Friday 13 May 2016

These ancient aquatic lizards were warm-blooded, study finds

MAY 9, 2016

by Brett Smith

Paleontologists have debated for years over whether or not ancient lizards called mosasaurs were warm-blooded.

Now, a new paper published in the journal Palaeontology has found that the aquatic lizards were in fact warm-blooded, also known as using “thermoregulation”.

"There was a paper published in Science in 2010 reporting the thermoregulation in marine reptiles at the time of the dinosaurs focusing on the iconic extinct taxa: ichthyosaurs, plesiosaurs and mosasaurs," said author of the new study Alberto Perez-Huerta, an associate professor of geology at the University of Alabama. "This conclusion bothered me a bit because there was not a warm-blooded member organism used for comparison, and we know that size can matter in terms of thermoregulation."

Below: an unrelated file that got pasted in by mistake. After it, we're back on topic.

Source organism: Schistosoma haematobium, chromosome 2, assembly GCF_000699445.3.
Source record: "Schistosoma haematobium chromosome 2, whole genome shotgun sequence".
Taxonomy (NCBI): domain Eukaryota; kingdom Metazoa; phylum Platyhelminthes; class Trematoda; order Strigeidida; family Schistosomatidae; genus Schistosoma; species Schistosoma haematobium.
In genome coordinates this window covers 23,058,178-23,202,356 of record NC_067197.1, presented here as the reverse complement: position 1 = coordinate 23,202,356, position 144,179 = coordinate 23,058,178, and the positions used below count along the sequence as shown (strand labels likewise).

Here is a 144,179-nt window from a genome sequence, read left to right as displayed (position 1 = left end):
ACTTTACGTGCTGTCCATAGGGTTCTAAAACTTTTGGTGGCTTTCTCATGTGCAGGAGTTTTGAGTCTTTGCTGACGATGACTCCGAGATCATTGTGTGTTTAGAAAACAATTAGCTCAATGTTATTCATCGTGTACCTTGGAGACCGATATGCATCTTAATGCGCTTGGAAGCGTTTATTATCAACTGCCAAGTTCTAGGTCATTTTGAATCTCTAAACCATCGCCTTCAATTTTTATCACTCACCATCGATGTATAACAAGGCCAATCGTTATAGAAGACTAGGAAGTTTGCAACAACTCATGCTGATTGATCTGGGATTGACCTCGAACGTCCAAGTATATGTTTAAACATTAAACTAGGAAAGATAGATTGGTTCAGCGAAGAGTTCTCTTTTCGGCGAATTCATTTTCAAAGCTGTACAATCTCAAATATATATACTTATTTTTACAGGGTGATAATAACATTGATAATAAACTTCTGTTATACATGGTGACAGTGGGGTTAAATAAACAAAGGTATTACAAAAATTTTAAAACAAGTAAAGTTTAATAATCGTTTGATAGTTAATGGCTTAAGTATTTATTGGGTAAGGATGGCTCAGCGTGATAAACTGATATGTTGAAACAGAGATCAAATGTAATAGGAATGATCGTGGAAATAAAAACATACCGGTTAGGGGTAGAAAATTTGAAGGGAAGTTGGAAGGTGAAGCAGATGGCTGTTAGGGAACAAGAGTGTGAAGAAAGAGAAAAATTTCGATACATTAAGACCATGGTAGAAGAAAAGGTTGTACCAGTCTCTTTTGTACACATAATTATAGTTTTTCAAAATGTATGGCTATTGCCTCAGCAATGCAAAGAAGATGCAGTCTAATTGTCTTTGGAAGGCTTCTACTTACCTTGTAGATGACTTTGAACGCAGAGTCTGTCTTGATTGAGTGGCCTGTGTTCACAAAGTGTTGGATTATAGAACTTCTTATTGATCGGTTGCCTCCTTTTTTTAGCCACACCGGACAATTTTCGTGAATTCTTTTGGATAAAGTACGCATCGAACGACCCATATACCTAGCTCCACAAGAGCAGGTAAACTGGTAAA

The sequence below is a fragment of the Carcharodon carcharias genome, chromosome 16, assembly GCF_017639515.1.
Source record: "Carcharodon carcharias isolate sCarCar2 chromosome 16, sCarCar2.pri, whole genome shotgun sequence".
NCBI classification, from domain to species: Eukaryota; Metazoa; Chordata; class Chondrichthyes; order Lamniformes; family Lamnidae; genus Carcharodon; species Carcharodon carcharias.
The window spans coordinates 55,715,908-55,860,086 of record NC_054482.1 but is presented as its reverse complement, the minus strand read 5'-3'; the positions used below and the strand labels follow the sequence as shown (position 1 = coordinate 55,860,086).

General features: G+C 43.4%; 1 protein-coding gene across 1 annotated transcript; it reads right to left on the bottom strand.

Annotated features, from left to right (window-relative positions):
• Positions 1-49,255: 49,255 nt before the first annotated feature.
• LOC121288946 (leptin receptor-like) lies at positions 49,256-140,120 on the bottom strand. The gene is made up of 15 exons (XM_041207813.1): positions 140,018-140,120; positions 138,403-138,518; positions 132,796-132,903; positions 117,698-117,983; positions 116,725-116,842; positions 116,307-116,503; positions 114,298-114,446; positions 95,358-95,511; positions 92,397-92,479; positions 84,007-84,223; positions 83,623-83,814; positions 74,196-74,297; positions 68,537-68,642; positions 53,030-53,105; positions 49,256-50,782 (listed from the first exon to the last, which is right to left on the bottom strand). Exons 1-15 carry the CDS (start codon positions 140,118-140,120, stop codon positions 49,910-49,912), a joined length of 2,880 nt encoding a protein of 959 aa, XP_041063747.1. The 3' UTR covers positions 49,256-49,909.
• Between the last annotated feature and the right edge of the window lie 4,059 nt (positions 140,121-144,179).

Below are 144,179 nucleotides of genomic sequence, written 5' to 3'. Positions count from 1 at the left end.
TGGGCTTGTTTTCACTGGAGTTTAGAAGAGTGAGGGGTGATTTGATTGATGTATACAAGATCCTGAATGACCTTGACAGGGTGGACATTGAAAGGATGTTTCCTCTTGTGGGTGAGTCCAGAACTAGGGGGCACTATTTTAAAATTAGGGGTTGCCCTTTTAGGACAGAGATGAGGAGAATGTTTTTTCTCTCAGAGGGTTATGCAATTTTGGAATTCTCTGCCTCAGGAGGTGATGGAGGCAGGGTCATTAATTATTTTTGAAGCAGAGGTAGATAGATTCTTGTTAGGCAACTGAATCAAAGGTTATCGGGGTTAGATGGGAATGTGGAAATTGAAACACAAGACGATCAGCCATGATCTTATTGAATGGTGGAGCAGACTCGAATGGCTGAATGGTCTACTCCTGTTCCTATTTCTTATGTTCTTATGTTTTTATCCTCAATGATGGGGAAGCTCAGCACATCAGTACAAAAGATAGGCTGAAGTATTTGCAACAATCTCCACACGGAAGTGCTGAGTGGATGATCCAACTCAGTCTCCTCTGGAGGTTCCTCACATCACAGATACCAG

How did the team come to this conclusion?
To reach their conclusion, the study team utilized an oxygen isotope analysis on mosasaur fossils in the University of Alabama's collection and contrasted them to fossils of recognized cold-blooded animals, like fish and turtles, from the same era, as well as the remains of modern warm-blooded organisms like birds.

According to the study, mosasaurs' body-temperatures were similar to the temperatures of contemporary, warm-blooded sea birds, indicating mosasaurs were certainly warm-blooded. The study indicated this tendency toward thermoregulation was regardless of the size of mosasur genus or species. Body size also didn't factor into the results.

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